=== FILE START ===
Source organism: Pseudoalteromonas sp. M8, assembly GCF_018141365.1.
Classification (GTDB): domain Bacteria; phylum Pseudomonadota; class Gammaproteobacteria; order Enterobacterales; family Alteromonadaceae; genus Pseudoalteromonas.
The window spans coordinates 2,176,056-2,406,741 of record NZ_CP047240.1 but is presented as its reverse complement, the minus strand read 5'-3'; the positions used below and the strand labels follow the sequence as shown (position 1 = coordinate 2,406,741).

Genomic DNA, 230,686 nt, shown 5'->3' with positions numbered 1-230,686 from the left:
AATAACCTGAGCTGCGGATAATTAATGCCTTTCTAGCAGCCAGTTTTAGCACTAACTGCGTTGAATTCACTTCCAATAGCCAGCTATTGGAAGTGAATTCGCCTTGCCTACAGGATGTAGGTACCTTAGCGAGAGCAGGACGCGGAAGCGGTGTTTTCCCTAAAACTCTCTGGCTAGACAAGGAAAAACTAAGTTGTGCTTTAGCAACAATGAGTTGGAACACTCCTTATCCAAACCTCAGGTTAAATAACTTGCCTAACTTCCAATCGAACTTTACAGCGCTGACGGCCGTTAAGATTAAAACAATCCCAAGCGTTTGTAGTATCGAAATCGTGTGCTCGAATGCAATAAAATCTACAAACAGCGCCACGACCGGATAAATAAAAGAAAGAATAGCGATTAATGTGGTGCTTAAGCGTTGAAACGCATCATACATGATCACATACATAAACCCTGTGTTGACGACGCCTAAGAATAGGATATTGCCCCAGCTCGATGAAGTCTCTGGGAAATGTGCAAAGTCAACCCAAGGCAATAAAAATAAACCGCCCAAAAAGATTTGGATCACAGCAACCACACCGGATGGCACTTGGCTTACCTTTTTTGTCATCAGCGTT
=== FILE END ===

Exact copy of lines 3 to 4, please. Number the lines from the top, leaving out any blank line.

The window spans coordinates 2,176,056-2,406,741 of record NZ_CP047240.1 but is presented as its reverse complement, the minus strand read 5'-3'; the positions used below and the strand labels follow the sequence as shown (position 1 = coordinate 2,406,741).

Genomic DNA, 230,686 nt, shown 5'->3' with positions numbered 1-230,686 from the left: